Developing an efficient machine learning algorithm with a skewed dataset can be tricky. For example, the dataset is about fraudulent activities in the bank or cancer detection. What happens is you will see in the dataset that, 99% of the time there are no fraudulent activities or there is no cancer. You can easily cheat and just predict 0 all the time (predicting 1 if cancer and 0 if no cancer) to get a 99% accuracy. If we do that we will have a 99% accurate machine learning algorithm but we will never detect cancer. If someone has cancer, s/he will never get treatment. In the bank, there will be no action against fraudulent activities. So, accuracy alone cannot decide for a skewed dataset like that if the algorithm is working efficiently or not.

## Background

There are different evaluation matrices that can help with these types of datasets. Those evaluation metrics are called precision-recall evaluation metrics.

To learn the precision and recall, you need to understand the following table and all its terms. Consider a binary classification. It will either return 0 or 1. For a given training data, if the actual class is 1 and the predicted class is also 1, that is called a **true positive**. If the actual class is 0 and the predicted class comes out to be 1, that is a **false positive**. If the actual class is 1 but the predicted class is a 0, it is called a **false negative**. If both the actual class and the predicted class are 0s, that is a **true negative**.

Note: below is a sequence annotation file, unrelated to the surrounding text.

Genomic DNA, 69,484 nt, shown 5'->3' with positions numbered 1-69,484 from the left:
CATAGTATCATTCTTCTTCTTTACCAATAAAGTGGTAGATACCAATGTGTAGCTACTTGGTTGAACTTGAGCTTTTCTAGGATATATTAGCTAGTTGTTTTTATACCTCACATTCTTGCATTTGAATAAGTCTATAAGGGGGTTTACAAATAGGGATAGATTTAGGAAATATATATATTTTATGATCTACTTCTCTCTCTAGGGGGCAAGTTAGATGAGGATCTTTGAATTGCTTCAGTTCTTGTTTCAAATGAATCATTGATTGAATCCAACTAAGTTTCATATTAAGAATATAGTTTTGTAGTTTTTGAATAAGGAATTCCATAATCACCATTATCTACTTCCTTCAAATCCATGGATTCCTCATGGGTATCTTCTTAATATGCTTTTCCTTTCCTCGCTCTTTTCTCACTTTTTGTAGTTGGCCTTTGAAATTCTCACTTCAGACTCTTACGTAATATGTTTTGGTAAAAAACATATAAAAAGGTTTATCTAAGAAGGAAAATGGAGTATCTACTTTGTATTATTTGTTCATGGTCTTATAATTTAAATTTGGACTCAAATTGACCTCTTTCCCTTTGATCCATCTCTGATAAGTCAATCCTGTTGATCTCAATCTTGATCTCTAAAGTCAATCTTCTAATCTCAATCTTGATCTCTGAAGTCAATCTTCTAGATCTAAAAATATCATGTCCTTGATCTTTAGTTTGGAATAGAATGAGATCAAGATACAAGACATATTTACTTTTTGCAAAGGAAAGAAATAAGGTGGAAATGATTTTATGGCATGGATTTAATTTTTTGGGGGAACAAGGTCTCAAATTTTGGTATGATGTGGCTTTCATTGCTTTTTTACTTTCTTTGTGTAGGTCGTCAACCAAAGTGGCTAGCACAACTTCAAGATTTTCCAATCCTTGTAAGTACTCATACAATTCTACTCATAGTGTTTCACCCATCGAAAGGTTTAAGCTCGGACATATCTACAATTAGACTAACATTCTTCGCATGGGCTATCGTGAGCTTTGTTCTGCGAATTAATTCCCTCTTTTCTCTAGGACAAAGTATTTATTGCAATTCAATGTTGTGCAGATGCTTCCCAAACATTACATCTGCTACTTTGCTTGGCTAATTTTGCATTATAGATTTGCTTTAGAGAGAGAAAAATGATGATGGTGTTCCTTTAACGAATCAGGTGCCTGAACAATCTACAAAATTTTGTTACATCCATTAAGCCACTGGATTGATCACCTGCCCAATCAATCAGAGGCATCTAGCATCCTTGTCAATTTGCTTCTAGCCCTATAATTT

Using all these, we are going to calculate the precision and recall.

## Precision

Precision calculates, what fraction of the transactions we predicted as fraudulent(predicted class 1) are actually fraudulent. **Precision can be calculated using the following formula**:

Further breaking down, this formula can be written as :

You can see from the formula that higher precision is good. Because higher precision means more true positives. That means when we are saying that this transaction is fraudulent, it is true.

## Recall

Recall tells us, what fraction of all the transactions that are originally fraudulent are detected as fraudulent. That means when a transaction is actually fraudulent if we told the proper authority of the bank to take action. When I first read these definitions of precision and recall, it took me some time to really understand the difference. I hope you are getting it faster. If not, then don’t worry. You are not alone.

Recall can be calculated by the following formula:

Expressing by the term defined in the 2 x 2 table above:

## Making Decisions From Precision And Recall

The precision and recall give a better sense of how an algorithm is actually doing, especially when we have a highly skewed dataset. If we predict 0 all the time and get 99.5% accuracy, the recall and precision both will be 0. Because there are no true positives. So, you know that classifier is not a good classifier. When the precision and recall both are high, that is an indication that the algorithm is doing very well.